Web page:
You had no spine, you were indecisive, and you refused to take responsibility for anything. Your team was a disaster with you in charge, and say what you will about Bradford's leadership, but he got results and you didn't. If Bradford was chaos, as you day, your stint as PM was Armageddon. Or do we just not know what all went into it? Let's see what else. You couldn't decide how many people to bring with you, you couldn't decide if you told Stacie to call about temps, you couldn't decide where to put the cart. You were rude in the boardroom, interrupting and getting snippy with all three. You're the one who should have gotten fired, and you know it. And that's another thing - you obviously didn't think Bradford should have been fired, so you should not have brought him in with you! Trump even made fun of you after you left! How many reasons do you need? Relish these last few days in the competition, unless you produce some solid gold out of your rear end, you're not sticking around much longer.
Bradford: Everyone knows what you did, it earned you a Hall of Shame moment. Did you deserve to get fired? Absolutely. You simply CAN NOT give away an advantage like that in the business world. SHOULD you have gotten fired? Absolutely NOT. You did a tremendous job on the challenge, and notwithstanding the immunity, there wasn't a chance in hell you were going tonight. As indicated above, Ivana was the poster child of the failed leader, but your rash move stopped that, didn't it?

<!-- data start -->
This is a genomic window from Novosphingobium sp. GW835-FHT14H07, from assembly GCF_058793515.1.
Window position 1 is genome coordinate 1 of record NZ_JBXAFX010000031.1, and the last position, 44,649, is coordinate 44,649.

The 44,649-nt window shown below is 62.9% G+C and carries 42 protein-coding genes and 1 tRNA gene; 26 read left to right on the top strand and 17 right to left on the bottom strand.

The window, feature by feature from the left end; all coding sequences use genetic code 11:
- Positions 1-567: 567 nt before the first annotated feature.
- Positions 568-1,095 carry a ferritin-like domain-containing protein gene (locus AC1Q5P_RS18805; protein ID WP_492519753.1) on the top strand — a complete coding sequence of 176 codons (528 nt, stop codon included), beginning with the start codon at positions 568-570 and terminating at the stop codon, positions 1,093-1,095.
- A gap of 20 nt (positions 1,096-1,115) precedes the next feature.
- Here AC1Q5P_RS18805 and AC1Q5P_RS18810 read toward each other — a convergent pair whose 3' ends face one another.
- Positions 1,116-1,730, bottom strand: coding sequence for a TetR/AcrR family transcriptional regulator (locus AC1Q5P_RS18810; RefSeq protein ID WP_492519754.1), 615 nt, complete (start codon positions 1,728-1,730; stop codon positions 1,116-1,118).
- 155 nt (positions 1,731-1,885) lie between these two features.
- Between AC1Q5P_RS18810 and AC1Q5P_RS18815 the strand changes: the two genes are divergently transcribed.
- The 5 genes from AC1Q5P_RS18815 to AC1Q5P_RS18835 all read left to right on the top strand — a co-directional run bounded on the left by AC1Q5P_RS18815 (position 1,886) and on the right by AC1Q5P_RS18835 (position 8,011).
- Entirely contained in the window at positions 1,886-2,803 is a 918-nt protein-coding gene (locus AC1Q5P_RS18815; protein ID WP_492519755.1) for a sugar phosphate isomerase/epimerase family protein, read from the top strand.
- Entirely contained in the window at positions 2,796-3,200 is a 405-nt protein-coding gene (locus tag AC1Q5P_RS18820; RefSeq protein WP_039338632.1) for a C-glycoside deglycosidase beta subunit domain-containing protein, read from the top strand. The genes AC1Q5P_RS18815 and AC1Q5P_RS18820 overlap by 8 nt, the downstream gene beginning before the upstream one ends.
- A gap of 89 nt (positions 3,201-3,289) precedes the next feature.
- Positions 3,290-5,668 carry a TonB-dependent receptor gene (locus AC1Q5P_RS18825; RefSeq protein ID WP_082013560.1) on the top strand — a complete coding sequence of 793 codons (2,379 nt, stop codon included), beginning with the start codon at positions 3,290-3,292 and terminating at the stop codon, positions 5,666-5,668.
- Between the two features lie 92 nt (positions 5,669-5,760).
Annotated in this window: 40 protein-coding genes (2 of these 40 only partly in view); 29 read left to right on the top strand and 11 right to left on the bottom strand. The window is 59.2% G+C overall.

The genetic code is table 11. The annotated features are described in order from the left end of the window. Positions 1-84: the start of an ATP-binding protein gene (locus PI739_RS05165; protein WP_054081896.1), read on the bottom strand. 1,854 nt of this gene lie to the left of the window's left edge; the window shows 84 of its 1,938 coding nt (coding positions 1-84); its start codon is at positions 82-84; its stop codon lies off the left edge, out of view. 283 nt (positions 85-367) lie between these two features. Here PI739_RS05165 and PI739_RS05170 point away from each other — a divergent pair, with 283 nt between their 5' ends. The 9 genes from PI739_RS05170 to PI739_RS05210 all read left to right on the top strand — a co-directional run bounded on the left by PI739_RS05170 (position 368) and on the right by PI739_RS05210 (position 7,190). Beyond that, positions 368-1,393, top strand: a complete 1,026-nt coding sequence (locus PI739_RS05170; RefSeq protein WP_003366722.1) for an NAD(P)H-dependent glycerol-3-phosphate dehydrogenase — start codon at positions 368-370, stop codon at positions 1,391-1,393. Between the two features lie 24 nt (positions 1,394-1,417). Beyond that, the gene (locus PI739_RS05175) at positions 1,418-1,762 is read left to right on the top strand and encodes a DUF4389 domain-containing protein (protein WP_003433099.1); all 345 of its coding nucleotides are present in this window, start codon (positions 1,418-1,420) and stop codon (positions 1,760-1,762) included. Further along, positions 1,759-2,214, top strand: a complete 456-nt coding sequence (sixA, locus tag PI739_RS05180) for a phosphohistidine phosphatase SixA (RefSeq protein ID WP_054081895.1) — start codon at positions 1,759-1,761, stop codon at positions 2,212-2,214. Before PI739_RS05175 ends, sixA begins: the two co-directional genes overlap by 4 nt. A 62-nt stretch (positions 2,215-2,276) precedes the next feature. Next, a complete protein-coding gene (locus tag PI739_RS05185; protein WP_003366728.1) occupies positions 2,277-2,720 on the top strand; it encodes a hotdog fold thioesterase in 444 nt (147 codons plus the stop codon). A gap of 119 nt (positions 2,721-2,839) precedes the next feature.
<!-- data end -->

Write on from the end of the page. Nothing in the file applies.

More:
The thing is, I could see what you were trying to do by giving up your immunity, not holding yourself above the others. I could respect it. Trump, obviously, did not and only saw the egotism involved. And yes, there WAS a ton of ego involved, but I think Trump would be the first to tell you that a large ego isn't always a bad thing in business.
In the end, though, no matter if you should have been fired or not, you gave up your immunity. So you have no one to blame but yourself.
Mike DeGeorge has a Bachelor of Science Degree in Business Management from Christian Brothers University in Memphis, and has almost ten years of management experience. He is also Assistant Editor of RNO. Email Mike at email@example.com.